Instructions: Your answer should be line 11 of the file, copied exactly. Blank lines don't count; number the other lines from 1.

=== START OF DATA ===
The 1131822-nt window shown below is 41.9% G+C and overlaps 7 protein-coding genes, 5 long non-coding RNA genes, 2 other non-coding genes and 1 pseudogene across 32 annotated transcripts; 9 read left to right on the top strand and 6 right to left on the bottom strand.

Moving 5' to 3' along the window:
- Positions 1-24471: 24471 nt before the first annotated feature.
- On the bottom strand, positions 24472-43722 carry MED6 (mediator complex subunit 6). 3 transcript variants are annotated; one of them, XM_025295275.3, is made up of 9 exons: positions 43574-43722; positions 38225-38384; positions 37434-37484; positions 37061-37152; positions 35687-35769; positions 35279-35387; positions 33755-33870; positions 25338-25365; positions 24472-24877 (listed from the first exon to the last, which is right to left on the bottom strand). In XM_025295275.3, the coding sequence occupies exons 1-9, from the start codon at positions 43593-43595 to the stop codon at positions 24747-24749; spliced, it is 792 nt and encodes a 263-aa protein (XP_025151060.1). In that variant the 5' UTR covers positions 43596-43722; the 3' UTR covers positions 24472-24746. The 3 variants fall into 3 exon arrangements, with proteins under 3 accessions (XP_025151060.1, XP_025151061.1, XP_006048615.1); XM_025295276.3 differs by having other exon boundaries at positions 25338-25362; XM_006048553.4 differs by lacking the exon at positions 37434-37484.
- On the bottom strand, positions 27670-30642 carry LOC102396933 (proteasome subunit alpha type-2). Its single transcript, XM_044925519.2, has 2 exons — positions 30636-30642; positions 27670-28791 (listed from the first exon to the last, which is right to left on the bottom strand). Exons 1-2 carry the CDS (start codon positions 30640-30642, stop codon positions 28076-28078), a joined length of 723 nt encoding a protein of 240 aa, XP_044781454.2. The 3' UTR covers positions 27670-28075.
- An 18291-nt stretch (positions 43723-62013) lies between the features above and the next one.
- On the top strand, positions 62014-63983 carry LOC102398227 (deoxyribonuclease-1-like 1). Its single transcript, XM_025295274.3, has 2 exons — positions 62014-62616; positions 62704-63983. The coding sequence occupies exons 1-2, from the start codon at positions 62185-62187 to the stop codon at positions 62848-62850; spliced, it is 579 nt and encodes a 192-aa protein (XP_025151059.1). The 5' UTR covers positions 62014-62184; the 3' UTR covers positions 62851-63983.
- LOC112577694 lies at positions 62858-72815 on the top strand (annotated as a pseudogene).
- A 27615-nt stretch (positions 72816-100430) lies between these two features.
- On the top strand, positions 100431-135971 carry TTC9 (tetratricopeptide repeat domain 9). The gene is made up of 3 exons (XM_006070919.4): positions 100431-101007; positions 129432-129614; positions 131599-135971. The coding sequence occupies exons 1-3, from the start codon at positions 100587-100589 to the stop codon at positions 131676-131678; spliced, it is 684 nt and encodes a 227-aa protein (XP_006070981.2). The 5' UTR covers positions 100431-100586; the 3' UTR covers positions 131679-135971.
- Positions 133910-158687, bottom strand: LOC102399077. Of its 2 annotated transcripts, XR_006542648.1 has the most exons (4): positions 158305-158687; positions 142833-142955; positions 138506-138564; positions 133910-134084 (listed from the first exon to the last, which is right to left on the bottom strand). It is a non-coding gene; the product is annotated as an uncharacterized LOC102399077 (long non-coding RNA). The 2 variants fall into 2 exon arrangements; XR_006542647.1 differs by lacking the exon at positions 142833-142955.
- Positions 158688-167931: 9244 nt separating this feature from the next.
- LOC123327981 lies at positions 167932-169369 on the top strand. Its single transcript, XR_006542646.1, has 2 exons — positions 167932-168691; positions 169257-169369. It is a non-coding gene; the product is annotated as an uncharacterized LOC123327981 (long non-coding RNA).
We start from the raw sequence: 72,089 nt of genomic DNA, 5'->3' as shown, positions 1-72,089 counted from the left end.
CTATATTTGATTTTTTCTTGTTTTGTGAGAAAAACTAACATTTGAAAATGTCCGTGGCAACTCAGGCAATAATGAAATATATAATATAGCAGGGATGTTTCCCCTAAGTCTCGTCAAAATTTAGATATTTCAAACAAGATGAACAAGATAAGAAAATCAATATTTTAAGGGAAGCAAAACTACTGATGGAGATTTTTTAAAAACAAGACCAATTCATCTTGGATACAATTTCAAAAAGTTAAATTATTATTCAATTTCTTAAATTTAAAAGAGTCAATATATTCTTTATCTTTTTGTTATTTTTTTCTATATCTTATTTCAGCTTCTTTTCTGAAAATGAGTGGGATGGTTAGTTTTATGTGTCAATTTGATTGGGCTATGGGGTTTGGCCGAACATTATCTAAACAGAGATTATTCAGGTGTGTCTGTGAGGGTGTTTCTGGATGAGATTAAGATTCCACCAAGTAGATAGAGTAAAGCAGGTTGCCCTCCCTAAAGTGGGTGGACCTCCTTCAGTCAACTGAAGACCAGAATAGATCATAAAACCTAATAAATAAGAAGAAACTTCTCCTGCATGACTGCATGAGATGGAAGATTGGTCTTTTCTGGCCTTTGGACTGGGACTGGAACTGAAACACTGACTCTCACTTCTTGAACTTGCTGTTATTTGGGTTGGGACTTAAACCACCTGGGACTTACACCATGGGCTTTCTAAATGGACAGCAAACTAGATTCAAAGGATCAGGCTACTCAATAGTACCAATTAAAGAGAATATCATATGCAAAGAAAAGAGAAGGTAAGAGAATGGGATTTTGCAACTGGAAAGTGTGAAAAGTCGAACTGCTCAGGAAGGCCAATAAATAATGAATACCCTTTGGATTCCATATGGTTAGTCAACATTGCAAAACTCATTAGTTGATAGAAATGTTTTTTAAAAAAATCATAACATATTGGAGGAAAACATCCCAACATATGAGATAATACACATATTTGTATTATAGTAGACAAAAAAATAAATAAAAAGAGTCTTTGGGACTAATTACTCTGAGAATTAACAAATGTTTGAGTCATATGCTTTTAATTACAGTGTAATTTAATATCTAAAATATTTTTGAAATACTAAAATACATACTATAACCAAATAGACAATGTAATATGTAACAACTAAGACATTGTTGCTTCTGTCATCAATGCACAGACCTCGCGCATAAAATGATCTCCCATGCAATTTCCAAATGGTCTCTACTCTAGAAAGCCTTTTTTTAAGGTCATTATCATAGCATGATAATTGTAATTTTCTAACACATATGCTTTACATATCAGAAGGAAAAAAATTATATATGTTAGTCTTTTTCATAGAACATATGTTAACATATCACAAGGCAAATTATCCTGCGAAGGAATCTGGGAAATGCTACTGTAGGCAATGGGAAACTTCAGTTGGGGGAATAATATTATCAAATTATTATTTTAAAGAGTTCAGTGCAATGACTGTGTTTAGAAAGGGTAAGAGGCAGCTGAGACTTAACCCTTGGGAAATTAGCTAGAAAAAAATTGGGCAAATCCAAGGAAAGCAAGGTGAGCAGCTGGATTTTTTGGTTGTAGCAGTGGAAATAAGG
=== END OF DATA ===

- Positions 133910-158687, bottom strand: LOC102399077. Of its 2 annotated transcripts, XR_006542648.1 has the most exons (4): positions 158305-158687; positions 142833-142955; positions 138506-138564; positions 133910-134084 (listed from the first exon to the last, which is right to left on the bottom strand). It is a non-coding gene; the product is annotated as an uncharacterized LOC102399077 (long non-coding RNA). The 2 variants fall into 2 exon arrangements; XR_006542647.1 differs by lacking the exon at positions 142833-142955.